Design and Analysis

Explosively Driven Fragmentation Experiments for Continuum Damage Modeling

[+] Author and Article Information
David E. Lambert

 Air Force Research Laboratory/Munitions Directorate, Eglin Air Force Base, FL 32542

John Osborn

 General Dynamics-Ordnance and Tactical Systems, Niceville, FL 32579

Michael V. Hopson

 Naval Surface Warfare Center, Dahlgren Division, Dahlgren, VA 22448

J. Pressure Vessel Technol 134(3), 031209 (May 18, 2012) (7 pages) doi:10.1115/1.4006119 History: Received February 08, 2011; Revised January 20, 2012; Published May 18, 2012; Online May 18, 2012

The explosively loaded right-circular tube geometry is used as the basis for dynamic fracture and fragmentation modeling. Details of the cylinder configuration are investigated to prescribe controlled loading conditions of uniaxial stress and plane strain. Earlier works by Goto [2008, “Investigation of the Fracture and Fragmentation of Explosively Driven Rings and Cylinders,” Int. J. Impact Eng. 35 (12), pp. 1547–1556] had used thin-walled tubes to provide plane strain loading and shorter “rings” to establish uniaxial stress conditions. This paper extends on that work to look at alternative cylinder dimensions and metals of interest. A tungsten alloy, Aero-224, and a high strength steel, Eglin Steel (ES-1), are the subject metals. Transient continuum-mechanics simulations evaluated whether the stress triaxiality conditions were being met as design parameters of cylinder material, cylinder wall-thickness, cylinder length, and initiation configuration were varied. Design analysis shows that the thin cylinders of ES-1 steel do establish the desired plane strain conditions as it expands to failure. Ultra-high speed photography experiments verify the time of fracture and correlate casewall expansion and velocity measurements. Synchronization of the code and diagnostics measurements is presented as a valuable analysis method. On the other hand, rings (i.e., uniaxial stress) of the Aero-224 tungsten alloy were failing just short of uniaxial stress approximating conditions. Analysis of the Aero-224 rings indicated it must be capable of achieving at least a 25% strain to failure in order to have the triaxiality condition satisfied. Strain to failure measurements directly from recovered fragments were less than 14%. Nevertheless, a Weibull distribution was fit to the empirical data set and used to drive a statistically compensated fracture model. Results and discussion of the failure strain distribution and the ability for continuum codes to adequately conduct such simulations are presented.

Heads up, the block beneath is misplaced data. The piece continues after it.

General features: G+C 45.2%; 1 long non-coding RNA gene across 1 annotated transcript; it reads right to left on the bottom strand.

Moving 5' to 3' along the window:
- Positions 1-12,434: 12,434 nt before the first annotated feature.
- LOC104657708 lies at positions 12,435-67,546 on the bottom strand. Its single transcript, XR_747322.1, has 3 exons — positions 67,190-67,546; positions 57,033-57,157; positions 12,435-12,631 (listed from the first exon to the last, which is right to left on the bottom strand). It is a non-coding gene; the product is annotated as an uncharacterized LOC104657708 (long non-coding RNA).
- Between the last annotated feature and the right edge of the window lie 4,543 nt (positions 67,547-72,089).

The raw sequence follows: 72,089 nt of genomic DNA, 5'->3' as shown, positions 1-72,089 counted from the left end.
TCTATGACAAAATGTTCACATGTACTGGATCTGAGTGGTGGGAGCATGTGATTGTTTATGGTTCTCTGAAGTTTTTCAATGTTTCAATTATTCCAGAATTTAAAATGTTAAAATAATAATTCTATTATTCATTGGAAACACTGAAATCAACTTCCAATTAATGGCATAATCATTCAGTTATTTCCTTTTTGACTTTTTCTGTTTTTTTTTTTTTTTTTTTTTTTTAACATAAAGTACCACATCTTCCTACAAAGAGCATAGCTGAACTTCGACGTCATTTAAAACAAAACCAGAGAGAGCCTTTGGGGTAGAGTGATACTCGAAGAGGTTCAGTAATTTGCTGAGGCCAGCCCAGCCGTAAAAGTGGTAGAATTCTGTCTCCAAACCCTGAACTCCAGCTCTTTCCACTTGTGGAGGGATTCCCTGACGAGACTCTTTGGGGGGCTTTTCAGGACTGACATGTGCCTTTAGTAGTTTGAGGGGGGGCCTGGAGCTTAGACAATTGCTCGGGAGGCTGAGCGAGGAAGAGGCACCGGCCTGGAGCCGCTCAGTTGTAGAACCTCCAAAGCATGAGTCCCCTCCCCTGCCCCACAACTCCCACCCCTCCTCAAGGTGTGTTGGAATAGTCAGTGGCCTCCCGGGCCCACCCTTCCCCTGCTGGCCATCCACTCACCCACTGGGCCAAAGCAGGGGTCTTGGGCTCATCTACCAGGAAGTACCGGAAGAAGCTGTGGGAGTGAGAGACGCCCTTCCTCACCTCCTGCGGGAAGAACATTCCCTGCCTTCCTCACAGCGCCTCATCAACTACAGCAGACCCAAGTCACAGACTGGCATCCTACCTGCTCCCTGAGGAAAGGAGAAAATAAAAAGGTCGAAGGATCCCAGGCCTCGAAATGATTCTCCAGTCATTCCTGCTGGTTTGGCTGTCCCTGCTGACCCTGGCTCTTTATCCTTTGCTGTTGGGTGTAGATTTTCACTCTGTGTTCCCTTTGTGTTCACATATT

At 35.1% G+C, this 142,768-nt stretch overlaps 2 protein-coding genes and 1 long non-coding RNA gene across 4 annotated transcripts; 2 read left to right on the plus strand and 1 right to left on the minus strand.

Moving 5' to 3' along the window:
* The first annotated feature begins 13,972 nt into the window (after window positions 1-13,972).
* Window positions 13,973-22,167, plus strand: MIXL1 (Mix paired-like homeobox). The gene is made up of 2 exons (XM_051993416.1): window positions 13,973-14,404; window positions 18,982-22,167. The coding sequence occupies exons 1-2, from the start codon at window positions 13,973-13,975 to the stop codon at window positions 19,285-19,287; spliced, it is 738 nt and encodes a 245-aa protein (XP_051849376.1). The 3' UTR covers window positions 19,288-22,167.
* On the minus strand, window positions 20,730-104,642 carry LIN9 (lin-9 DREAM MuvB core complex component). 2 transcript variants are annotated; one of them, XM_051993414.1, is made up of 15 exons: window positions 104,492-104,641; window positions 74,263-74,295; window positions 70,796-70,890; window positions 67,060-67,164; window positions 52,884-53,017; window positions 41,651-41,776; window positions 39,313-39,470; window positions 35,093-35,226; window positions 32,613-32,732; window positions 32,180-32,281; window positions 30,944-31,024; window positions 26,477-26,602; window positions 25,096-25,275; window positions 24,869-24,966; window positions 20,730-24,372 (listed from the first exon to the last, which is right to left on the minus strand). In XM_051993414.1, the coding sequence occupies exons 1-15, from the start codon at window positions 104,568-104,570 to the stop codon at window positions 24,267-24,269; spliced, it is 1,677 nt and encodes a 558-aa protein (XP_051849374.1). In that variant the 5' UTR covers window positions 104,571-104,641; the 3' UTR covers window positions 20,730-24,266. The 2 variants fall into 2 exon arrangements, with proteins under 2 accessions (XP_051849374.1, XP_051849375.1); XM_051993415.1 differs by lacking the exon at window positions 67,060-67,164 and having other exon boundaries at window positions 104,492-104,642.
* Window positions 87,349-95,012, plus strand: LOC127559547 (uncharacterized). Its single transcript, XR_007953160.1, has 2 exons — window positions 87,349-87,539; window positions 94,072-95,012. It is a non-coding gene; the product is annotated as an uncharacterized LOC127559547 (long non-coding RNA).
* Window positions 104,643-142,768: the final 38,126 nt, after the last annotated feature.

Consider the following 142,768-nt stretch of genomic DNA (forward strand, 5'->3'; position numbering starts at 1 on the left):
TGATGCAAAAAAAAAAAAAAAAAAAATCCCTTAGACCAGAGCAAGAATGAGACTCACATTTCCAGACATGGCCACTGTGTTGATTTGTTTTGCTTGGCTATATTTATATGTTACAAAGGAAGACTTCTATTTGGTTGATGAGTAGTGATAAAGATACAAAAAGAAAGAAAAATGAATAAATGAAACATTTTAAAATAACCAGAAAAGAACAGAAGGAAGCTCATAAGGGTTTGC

Copyright © 2012 by American Society of Mechanical Engineers
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Figure 14

Lagrangian calculation of Aero-224 ring fragmentation

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Figure 15

Calculated fragment mass distributions

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Figure 1

Cylinder of uniaxial stress (left 2) and plane strain stack of rings (right). Cu end sections provided clean boundary conditions for the central “specimen” sections.

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Figure 2

End-initiation of ES-1 cylinder at 5 μs (left), 20 μs (center), and 60 μs (right)

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Figure 3

Triaxiality response through ES-1 cylinder wall at a midplane position (10.1 cm from initiated end)

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Figure 4

Time dependent plastic strain of ES-1 cylinder

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Figure 5

Arrangement for short cylinder specimens

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Figure 13

Equivalent plastic strain, measured from Aero-224 fragments

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Figure 6

Critical strain defined for short cylinder lengths

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Figure 7

Triaxiality of 0.40 cm ring of Aero-224, W-alloy

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Figure 8

ES-1 plane strain cylinder with PDV probes

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Figure 9

Plane strain cylinder fracture of ES-1 (colored lines relate to PDV data of Figs.  8910)

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Figure 10

PDV probe responses at locations 7.62, 10.16, and 12.70 cm from the cylinder end (plots are color-coded to Figs.  89)

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Figure 11

Cylinder before inserting into the foam cavity for water recovery

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Figure 12

Sample of Aero-224 recovered fragments




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